6.5 Stability Test and Statistical Analysis

The intelligent optimization algorithm is stochastic, so that the computational results are different each time. In this section, we analyze the computational stability and the optimization performance of the algorithms. In order to observe the fluctuation of the data more intuitively, the optimization results of different optimization algorithms in three different LAA for thirty times are plotted, as shown in Figs. 1214. It can be clearly observed from the figure that the mean value of QEO is the lowest located at the bottom of the picture, indicating that the proposed method has higher solution accuracy and robustness in optimizing the maximum SLL reduction problem. In order to quantitatively analyze the computational stability of the algorithm, the mean and standard deviation of different algorithms in the three test systems are shown in Table 7, and the method of Friedman’s average ranking is used for statistical analysis of the experiment result. FAR represents the score of Friedman’s average ranking, and Rank represents the ranking of statistical analysis of different algorithms. In order to verify whether the proposed method is significantly different from other optimization methods, the statistical analysis method of Wilcoxon p-value test is used in this section, and the results show that QEO significantly outperforms other methods in Table 8. The algorithm significantly outperforms the EO, SMA, PSO, SCA, WOA, and GWO algorithms in solving the linear antenna array optimization problem, which proves that the proposed quantum equilibrium optimizer has strong optimization capability.

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Figure 12: 30 results distribution on 16-elements LAA

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Figure 13: 30 results distribution on 24-elements LAA

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Figure 14: 30 results distribution on 32-elements LAA

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7  Conclusions and Future Works

In this paper, a quantum-inspired equilibrium optimizer algorithm is proposed to introduce the idea of quantum computing combined with the equilibrium optimizer to solve the optimization problem of linear antenna arrays. For the defects of premature convergence and easily fall into the local optimum of the basic equilibrium optimizer, a quantum equilibrium pool strategy inspired by quantum computing is proposed and a quantum rotation gate strategy is introduced to improve the EO. On the other hand, the effectiveness and robustness of the proposed algorithm in this problem are verified by testing the solving maximum SLL capability in an antenna array with three different numbers of array elements. The quantum equilibrium optimizer is compared with the classical PSO, EO, SMA, WOA, GWO, and SCA, using the array element excitation as the design variable and the reduction of the maximum SLL of the antenna array as the objective. The experimental results showed that QEO has higher convergence speed and better search accuracy than other compared algorithms and is very competitive in this problem. And it is significantly better than the basic equilibrium optimizer, which verifies the effectiveness of the improvement. In future works, we will try to use the quantum equilibrium optimizer in other antenna array optimization problems. For example, for circular antenna array optimization, the algorithm is discredited to solve the sparse antenna array optimization problem, and multiple objectives are considered to be optimized simultaneously.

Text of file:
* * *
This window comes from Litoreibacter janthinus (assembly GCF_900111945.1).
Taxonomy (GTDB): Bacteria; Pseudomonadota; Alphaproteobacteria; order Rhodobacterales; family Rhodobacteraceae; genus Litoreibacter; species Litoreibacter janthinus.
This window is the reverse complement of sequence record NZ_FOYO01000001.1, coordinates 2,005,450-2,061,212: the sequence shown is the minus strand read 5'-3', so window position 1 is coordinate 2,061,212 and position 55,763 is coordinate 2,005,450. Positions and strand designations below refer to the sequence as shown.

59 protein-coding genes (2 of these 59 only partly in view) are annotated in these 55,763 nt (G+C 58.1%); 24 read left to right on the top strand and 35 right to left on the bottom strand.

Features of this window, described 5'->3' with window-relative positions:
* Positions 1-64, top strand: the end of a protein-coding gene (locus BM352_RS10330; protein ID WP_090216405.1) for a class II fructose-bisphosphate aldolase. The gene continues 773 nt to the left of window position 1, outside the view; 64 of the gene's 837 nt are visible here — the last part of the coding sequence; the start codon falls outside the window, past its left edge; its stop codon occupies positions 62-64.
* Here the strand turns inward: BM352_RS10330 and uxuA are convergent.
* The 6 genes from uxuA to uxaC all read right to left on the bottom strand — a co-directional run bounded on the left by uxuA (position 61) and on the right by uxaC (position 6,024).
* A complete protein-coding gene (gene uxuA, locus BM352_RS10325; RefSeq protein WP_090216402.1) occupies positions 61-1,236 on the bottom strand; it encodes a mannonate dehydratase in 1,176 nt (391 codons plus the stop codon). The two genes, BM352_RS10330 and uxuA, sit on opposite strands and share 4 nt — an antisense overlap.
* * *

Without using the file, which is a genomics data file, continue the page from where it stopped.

Funding Statement: This work was supported by the National Science Foundation of China under Grant No. 62066005, and Project of the Guangxi Science and Technology under Grant No. AD21196006.

Conflicts of Interest: The authors declare that they have no known competing financial interests or personal relationships that could have appeared to influence the work reported in this paper.

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Cite This Article

APA Style
Zhu, B., Luo, Q., Zhou, Y. (2023). Quantum-inspired equilibrium optimizer for linear antenna array. Computer Modeling in Engineering & Sciences, 137(1), 385-413. https://doi.org/10.32604/cmes.2023.026097
Vancouver Style
Zhu B, Luo Q, Zhou Y. Quantum-inspired equilibrium optimizer for linear antenna array. Comput Model Eng Sci. 2023;137(1):385-413 https://doi.org/10.32604/cmes.2023.026097
IEEE Style
B. Zhu, Q. Luo, and Y. Zhou "Quantum-Inspired Equilibrium Optimizer for Linear Antenna Array," Comput. Model. Eng. Sci., vol. 137, no. 1, pp. 385-413. 2023. https://doi.org/10.32604/cmes.2023.026097